Belief perseverance is the tendency to hold to our beliefs all the more in the face of evidence to the contrary. This tendency is at the heart of many social conflicts as well as debates about controversial subjects. Charles Lord and his colleagues studied this phenomenon in 1979 in the case of two groups with opposing views of capital punishment. Each side studied two purportedly new research findings on the deterence of capital punishment. It was actually one study but the results were given so that they were biased one way or another. Each side was found far more favor with the study that sided with their beliefs debated rigorously its opposite. Thus Lord had shown that, given the same evidence, their disagreement was increased.

The remedy for this is "Consider the opposite". When they gave the studies to a similar group, they asked one sub-group to be "as unbiased as possible" and asked another group to consider if they would have made they same evaluations if the same findings showed something in the opposite groups favor. This produced a far less biased group of individuals who would assess the information for what it is.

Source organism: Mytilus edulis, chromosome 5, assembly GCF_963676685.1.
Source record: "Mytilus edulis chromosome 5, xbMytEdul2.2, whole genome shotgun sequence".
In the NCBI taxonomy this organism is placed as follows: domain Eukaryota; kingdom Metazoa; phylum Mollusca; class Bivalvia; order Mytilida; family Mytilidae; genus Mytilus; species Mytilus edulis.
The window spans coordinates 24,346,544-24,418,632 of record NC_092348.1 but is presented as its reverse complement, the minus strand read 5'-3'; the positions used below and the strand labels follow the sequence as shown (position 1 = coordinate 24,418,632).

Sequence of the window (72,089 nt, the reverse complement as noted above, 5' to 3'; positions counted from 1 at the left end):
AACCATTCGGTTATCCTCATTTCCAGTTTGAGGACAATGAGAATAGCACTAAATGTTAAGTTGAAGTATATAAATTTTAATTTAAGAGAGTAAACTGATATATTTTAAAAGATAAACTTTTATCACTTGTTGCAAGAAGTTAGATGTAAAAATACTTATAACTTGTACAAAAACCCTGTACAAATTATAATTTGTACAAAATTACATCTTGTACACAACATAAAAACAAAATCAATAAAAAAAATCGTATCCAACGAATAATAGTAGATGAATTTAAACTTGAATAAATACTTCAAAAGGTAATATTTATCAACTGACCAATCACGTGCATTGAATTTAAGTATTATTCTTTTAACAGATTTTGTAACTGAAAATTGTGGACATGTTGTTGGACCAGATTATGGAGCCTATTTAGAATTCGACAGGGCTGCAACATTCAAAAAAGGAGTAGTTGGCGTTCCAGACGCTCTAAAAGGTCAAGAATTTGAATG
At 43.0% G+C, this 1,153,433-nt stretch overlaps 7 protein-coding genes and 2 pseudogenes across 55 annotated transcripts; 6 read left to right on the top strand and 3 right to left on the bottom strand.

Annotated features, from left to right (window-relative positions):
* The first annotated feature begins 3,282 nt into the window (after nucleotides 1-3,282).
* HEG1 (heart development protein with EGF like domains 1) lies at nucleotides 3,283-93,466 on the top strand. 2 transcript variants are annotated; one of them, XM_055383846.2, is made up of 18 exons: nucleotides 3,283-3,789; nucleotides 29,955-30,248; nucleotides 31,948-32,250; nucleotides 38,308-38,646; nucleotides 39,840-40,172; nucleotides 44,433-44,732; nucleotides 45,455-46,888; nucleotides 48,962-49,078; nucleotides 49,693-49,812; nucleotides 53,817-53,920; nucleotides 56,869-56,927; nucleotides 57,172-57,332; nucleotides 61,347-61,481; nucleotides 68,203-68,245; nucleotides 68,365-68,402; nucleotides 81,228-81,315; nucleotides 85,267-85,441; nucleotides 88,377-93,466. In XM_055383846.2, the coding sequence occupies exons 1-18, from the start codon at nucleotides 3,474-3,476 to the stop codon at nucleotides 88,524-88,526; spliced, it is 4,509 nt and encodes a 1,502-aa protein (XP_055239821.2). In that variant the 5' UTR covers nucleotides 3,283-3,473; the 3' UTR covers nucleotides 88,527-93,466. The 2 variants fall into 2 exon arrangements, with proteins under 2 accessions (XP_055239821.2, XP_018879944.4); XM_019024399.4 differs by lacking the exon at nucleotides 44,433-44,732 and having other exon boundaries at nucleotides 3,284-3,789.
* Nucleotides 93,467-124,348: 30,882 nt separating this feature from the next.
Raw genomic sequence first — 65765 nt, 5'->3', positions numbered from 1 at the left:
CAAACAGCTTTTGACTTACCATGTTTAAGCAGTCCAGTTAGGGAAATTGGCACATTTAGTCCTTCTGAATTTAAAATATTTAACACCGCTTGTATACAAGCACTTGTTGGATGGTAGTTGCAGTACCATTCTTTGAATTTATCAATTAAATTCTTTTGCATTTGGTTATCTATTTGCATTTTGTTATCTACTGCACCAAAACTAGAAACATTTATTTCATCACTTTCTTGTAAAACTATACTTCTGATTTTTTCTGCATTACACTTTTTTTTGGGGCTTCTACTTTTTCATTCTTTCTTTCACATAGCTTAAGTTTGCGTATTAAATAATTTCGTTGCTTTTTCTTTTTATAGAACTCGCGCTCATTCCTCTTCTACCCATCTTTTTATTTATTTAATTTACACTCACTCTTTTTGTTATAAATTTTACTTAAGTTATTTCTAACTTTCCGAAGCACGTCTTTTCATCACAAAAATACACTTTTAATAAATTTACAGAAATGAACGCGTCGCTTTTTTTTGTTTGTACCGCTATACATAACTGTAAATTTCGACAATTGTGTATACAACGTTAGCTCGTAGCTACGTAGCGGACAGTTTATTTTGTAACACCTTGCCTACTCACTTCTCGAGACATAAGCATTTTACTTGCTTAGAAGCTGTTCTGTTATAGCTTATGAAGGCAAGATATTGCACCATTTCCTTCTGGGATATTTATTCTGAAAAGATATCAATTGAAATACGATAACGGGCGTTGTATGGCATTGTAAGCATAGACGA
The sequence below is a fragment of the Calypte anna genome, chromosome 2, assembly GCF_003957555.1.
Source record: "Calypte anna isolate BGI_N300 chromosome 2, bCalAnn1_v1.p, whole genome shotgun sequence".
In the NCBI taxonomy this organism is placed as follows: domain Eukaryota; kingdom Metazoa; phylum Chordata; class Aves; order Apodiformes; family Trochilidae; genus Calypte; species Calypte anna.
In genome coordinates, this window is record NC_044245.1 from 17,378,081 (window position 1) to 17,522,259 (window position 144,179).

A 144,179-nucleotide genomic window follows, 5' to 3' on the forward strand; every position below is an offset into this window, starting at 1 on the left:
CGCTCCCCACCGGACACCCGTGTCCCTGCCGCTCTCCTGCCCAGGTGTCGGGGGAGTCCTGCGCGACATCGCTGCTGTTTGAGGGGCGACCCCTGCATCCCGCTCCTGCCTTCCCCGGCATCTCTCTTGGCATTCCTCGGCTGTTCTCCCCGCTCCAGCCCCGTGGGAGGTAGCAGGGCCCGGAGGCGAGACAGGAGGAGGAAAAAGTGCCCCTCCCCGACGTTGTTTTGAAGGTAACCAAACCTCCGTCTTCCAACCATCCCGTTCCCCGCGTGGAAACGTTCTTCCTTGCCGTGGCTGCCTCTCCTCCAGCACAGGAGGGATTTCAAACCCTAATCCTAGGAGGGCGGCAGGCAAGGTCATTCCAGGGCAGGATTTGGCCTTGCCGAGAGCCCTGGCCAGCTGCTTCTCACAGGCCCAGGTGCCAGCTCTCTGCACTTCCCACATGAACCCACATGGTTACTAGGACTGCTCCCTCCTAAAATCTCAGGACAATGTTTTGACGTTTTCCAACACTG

Even when presented with something completely discrediting to their beliefs, people will often hold fast to their presuppositions. A study by Mark Lepper, Craig Anderson and Lee Ross in 1980 took two groups of people and asked them to consider whether risk takers or cautious people make better firefighters. Then one group was told accounts of both a risk taker who was a good firefighter and of a cautious person who was a poor firemen. They came to the conclusion that risk takers are braver and therefore better firemen. When they later told the people that not only do statistics show that cautious people make better firefighters, but that the stories were fabricated for the purposes of the study, they still kept their beliefs and would continue to explain why they thought that risk takers would make better firefighters. Thus the evidence was removed from under them but they still believed their own incorrect theories.

See also Confirmation Bias

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